That stoicism remained till the end. Stabler told only his closest family he was sick. Among those shocked by the news was a future movie icon.

Hanks grew up in Oakland during Stabler's reign. He even signs off emails with "Throw Deep, Baby." Hanks sent a letter to Stabler's daughters.

"Your father, with his left-handedness and those two bad knees, displayed a permanent smile of bemusement that said — win or lose — 'ain't this fun?' I really did see in him the honor to be found in playing the game, of using one's God-given talent, of taking pleasure in the effort."

Stabler wouldn't want to get in on a sentimental vote. He deserves to get in on his play.

But if it helps, somebody should read Hanks' letter to the voters on Saturday. Maybe they'll finally get the message.

Throw deep, baby.

— Orlando Sentinel (TNS)

HOF needs to 'throw deep' and vote for Stabler 02/02/16 [Last modified: Tuesday, February 2, 2016 10:10pm]
Photo reprints | Article reprints

Copyright: For copyright information, please check with the distributor of this item, Tribune News Service.

Join the discussion: Click to view comments, add yours

  1. Crosstown rivals Bloomingdale-Newsome kick off season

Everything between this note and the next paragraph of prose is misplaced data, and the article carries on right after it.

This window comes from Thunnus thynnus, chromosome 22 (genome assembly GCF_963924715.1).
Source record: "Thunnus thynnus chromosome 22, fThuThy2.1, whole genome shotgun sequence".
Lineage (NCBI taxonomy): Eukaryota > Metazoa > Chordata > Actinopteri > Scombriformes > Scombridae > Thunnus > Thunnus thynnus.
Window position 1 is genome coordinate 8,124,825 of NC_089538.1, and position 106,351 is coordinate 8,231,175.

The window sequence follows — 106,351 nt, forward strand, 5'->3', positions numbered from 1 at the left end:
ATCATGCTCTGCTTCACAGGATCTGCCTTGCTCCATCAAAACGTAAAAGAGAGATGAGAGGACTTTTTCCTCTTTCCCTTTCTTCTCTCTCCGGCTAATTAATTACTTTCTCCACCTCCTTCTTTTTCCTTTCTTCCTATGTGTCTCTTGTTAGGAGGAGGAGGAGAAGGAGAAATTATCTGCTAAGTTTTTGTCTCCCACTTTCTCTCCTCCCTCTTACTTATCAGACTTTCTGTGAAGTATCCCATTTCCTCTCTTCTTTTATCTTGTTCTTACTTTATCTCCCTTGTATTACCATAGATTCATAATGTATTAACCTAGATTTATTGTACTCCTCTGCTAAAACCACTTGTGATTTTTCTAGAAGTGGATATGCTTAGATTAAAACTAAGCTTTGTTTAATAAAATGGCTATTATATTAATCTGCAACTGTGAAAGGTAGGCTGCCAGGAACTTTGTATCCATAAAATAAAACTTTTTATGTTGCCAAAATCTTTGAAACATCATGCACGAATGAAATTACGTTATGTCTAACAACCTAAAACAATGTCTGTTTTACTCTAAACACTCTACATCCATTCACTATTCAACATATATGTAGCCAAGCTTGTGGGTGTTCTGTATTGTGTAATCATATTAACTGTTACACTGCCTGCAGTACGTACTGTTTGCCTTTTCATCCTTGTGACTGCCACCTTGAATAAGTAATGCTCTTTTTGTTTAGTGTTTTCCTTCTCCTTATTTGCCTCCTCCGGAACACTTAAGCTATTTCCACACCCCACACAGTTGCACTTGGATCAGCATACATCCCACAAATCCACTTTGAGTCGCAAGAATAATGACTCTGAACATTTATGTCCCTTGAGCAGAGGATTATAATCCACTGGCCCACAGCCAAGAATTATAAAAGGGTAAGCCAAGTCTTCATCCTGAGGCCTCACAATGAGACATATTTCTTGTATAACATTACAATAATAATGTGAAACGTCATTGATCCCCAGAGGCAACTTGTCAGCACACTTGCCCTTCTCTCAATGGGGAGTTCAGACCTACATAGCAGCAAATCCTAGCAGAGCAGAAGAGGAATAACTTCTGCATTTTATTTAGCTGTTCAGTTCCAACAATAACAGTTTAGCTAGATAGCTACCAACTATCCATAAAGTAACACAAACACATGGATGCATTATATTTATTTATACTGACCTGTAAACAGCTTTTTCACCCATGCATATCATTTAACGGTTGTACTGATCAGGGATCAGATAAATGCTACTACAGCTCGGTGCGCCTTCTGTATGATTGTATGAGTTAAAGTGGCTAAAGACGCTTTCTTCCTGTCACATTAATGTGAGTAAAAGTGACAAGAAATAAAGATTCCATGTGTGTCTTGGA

LITHIA — In a week filled with area football rivalries, there is a game on the east side of Hillsborough County — Bloomingdale vs. Newsome — that has matured into a classic crosstown battle, complete with classic cliches.

    Bloomingdale wide receiver Ed Amos charges through a drill a few days before the big rivalry game against Newsome on Friday night.
  2. Bucs Cannon Fodder podcast: Several key players still sidelined


    Greg Auman gives an injury update, with several key players still sidelined from practice three days before the Bucs play the Cleveland Browns in Tampa, and a full recap of your favorite scenes from Tuesday …

    Bucs wide receiver Mike Evans was held out of practice Wednesday at One Buc Place. [CHARLIE KAIJO | Times]
  3. Playoff ambitions evident in opener for Zephyrhills, Wiregrass Ranch


    WESLEY CHAPEL — A new football season in Pasco County begins Friday night, but this one promises to be like none before it — with more math than ever. A new playoff system emphasizes schedule strength, making non-district tilts particularly important.

    Wiregrass Ranch wide receiver Jordan Miner catches a pass in spring practice at Wiregrass Ranch High School in Wesley Chapel on Monday, May 1, 2017.
  4. Dirk Koetter says Bucs used team meeting to discuss social issues


    During a 20-minute team meeting Tuesday, Bucs coach Dirk Koetter decided to turn the discussion to social issues and whether players are expected to stand for the national anthem.

    "The main thing is we have to respect everybody's opinion," Dirk Koetter said, "because everybody is not going to agree." [AP photo]
  5. Rookie tight end Antony Auclair making case to stick with Bucs


    Don't let his modest preseason stats fool you: Antony Auclair, the undrafted rookie tight end from Canada is making a strong case to stick around on the Bucs' 53-man roster this season.

    Bucs tight end Antony Auclair (82) collides with a defender following a catch during training camp. [CHARLIE KAIJO   |   Times]